"I feel the award is just part of a resurgent interest in Ohio poetry over the past few years. Too often we think that poets only work on the coasts...but presses like Bottom Dog Press (which published The River's Daughter) are publishing fine work here and in the Midwest in general," Hermsen said. "I feel honored to be a part of that 'new wave.' Though the award has been around for many decades, the Ohio Poetry Association is doing a lot to make our work more widely known. I believe poetry has a lot to say to our times."
Since 1938, the third Friday of October has been set aside as Ohio Poetry Day. However, Hermsen will be unable to attend the ceremony held that day. He will be a poet-in-residence at a bilingual school in Chile, where he will also participate in the International Congress of poetry.
Hermsen credits his experiences at Wittenberg with discovering his passion for writing, with "nurturing the deep love of literature that my professors brought to their teaching," he said. "I went home from my classes inspired by all that literature could say and have spent my life since trying to emulate that in even a small way, both in my teaching (the 25 years I spent traveling the state with the Ohio Arts Council's writers-in-the-school program, and now in teaching college) and in my own poems.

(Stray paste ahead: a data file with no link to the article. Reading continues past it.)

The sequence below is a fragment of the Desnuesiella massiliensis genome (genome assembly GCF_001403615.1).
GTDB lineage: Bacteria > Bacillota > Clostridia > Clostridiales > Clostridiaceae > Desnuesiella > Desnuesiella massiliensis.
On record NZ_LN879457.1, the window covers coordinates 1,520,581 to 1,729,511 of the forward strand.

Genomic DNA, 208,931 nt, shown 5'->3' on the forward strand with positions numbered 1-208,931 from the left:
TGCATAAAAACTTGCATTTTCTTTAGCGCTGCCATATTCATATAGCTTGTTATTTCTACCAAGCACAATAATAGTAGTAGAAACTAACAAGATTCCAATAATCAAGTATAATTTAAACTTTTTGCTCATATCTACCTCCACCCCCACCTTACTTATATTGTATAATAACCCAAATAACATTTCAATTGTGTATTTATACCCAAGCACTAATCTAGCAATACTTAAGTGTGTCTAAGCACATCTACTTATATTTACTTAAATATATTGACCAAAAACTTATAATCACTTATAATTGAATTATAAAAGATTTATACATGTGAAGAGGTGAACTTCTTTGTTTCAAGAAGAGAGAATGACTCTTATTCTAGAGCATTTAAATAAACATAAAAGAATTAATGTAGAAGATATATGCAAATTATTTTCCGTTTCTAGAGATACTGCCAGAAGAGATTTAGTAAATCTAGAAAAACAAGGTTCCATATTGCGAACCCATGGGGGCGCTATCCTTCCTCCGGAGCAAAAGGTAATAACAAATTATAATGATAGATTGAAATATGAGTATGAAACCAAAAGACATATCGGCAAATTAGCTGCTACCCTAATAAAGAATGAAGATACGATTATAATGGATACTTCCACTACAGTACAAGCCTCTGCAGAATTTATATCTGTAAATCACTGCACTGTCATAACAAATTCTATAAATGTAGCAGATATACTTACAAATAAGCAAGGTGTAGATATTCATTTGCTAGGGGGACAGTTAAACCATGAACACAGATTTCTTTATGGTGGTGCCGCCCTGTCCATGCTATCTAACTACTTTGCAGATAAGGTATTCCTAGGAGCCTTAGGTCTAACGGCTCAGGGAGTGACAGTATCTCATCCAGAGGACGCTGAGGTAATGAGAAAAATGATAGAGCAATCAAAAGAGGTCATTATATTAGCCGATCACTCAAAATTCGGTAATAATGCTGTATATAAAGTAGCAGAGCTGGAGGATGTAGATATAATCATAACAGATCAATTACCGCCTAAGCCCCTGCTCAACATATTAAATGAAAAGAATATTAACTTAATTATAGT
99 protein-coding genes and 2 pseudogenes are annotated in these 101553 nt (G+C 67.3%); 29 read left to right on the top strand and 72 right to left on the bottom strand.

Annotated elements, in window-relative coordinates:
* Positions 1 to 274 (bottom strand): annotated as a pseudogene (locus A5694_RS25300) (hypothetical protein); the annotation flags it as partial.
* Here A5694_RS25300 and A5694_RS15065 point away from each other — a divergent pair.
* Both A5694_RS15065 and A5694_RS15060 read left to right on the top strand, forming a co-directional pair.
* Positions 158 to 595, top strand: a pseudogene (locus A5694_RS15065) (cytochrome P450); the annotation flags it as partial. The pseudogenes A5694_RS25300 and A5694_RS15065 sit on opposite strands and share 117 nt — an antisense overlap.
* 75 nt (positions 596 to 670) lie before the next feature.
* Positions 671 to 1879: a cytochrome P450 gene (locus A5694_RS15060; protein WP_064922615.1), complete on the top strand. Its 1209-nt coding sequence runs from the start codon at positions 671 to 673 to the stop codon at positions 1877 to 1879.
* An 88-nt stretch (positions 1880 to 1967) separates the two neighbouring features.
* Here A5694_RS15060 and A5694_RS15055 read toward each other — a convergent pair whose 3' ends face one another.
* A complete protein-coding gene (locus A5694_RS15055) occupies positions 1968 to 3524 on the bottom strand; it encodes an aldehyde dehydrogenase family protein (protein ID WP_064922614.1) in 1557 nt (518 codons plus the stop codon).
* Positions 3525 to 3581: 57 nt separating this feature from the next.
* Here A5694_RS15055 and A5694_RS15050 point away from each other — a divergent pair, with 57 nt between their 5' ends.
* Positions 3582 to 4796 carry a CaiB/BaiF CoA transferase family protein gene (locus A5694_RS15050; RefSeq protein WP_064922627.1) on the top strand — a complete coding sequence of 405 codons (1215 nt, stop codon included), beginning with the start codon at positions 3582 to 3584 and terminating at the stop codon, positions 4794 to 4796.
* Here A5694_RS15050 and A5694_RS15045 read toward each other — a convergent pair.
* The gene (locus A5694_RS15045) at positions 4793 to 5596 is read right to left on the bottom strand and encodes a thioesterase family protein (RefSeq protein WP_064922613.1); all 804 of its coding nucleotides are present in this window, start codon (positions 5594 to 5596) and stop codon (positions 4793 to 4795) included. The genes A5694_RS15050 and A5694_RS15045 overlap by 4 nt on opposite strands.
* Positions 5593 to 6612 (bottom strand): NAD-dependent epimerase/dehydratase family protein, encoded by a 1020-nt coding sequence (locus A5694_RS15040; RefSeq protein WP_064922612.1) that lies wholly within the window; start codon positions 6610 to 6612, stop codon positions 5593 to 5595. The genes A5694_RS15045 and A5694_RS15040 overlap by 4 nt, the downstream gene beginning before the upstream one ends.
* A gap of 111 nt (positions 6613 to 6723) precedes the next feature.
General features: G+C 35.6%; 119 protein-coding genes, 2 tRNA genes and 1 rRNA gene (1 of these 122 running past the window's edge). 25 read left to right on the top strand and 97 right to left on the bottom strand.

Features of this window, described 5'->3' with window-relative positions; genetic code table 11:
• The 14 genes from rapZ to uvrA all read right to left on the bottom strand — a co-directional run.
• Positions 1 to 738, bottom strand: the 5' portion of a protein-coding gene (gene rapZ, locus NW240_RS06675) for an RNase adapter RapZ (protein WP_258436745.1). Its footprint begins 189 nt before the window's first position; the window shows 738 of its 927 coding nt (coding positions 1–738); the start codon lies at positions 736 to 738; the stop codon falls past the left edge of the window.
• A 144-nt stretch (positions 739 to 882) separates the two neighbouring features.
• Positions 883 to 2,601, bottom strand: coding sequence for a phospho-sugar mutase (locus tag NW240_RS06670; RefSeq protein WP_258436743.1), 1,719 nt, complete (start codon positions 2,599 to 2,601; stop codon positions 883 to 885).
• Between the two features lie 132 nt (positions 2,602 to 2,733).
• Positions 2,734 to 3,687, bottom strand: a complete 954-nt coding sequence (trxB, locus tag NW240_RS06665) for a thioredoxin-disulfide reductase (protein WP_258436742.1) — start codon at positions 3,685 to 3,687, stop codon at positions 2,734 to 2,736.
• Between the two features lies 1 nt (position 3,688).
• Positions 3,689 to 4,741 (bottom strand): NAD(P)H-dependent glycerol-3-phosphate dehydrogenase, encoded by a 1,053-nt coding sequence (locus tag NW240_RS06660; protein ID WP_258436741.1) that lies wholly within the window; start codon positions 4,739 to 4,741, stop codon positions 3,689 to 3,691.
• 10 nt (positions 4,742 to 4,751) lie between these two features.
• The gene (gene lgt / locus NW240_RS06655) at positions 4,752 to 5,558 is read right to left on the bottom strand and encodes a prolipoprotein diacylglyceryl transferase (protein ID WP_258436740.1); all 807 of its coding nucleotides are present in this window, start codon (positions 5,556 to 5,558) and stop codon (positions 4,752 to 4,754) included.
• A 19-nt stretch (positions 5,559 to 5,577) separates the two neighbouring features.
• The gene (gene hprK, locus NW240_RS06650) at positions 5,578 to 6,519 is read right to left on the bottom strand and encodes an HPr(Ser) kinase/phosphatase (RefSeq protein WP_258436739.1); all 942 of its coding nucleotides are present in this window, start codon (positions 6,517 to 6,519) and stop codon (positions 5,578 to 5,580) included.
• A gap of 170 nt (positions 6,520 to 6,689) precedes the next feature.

"I couldn't have asked for a better grounding as a poet than what I received at this college. I should also say that the emphasis on the arts in general at the college helped me see connections between the arts. I loved my music appreciation class, my drawing class and the theatre productions I saw."
Hermsen also reviewed those productions for the Springfield News-Sun.
Currently on sabbatical from Otterbein College, where he has been a professor of poetry, composition and literature for the last five years, Hermsen worked as a field representative for the Ohio Arts Council Artists in Education program from 1979 until 2004 and remains an active faculty member for various programs. He has published several journals, both poetry and prose, edited several books, including Teaching Writing from a Writer's Point of View, written the academic text Poetry of Place: Helping Students Write Their Worlds, poetry chapbooks, including 36 Spokes: the Bicycle Poems, and his first full-length collection of poetry, The River's Daughter.
Hermsen was one of four Wittenberg alumni invited to participate in the Wittenberg Series 1998-1999 "Distinguished Alumni Fellows Residency," which was a first-of-its-kind alumni writers' residency to celebrate ways Wittenberg graduates exemplify creativity and learning.
Hermsen earned his Master of Fine Arts (Poetry) from Goddard College in 1988, and his Doctorate in Art Education from The Ohio State University in 2003.
Written by: Phyllis Eberts
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